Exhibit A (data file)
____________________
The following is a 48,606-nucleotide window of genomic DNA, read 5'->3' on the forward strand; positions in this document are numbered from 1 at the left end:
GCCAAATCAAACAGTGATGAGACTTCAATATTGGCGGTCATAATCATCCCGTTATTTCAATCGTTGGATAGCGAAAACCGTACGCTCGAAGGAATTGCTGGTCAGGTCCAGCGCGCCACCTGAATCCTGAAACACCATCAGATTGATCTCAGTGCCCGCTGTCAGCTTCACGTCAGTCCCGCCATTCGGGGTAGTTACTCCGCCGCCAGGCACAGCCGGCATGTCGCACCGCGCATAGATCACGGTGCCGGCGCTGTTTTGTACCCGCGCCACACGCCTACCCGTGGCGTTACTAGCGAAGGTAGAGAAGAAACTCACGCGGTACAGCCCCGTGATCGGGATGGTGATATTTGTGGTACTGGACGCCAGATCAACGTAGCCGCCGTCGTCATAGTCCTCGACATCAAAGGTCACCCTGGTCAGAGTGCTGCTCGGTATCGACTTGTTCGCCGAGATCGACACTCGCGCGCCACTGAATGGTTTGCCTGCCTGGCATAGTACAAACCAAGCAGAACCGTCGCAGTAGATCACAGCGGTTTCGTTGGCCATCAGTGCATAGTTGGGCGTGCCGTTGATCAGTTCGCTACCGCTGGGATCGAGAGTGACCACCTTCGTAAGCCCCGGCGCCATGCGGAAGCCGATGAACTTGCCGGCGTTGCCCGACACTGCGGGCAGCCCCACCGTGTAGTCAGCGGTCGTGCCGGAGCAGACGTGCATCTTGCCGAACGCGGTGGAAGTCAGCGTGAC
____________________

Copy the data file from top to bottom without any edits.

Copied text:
The following is a 48,606-nucleotide window of genomic DNA, read 5'->3' on the forward strand; positions in this document are numbered from 1 at the left end:
GCCAAATCAAACAGTGATGAGACTTCAATATTGGCGGTCATAATCATCCCGTTATTTCAATCGTTGGATAGCGAAAACCGTACGCTCGAAGGAATTGCTGGTCAGGTCCAGCGCGCCACCTGAATCCTGAAACACCATCAGATTGATCTCAGTGCCCGCTGTCAGCTTCACGTCAGTCCCGCCATTCGGGGTAGTTACTCCGCCGCCAGGCACAGCCGGCATGTCGCACCGCGCATAGATCACGGTGCCGGCGCTGTTTTGTACCCGCGCCACACGCCTACCCGTGGCGTTACTAGCGAAGGTAGAGAAGAAACTCACGCGGTACAGCCCCGTGATCGGGATGGTGATATTTGTGGTACTGGACGCCAGATCAACGTAGCCGCCGTCGTCATAGTCCTCGACATCAAAGGTCACCCTGGTCAGAGTGCTGCTCGGTATCGACTTGTTCGCCGAGATCGACACTCGCGCGCCACTGAATGGTTTGCCTGCCTGGCATAGTACAAACCAAGCAGAACCGTCGCAGTAGATCACAGCGGTTTCGTTGGCCATCAGTGCATAGTTGGGCGTGCCGTTGATCAGTTCGCTACCGCTGGGATCGAGAGTGACCACCTTCGTAAGCCCCGGCGCCATGCGGAAGCCGATGAACTTGCCGGCGTTGCCCGACACTGCGGGCAGCCCCACCGTGTAGTCAGCGGTCGTGCCGGAGCAGACGTGCATCTTGCCGAACGCGGTGGAAGTCAGCGTGAC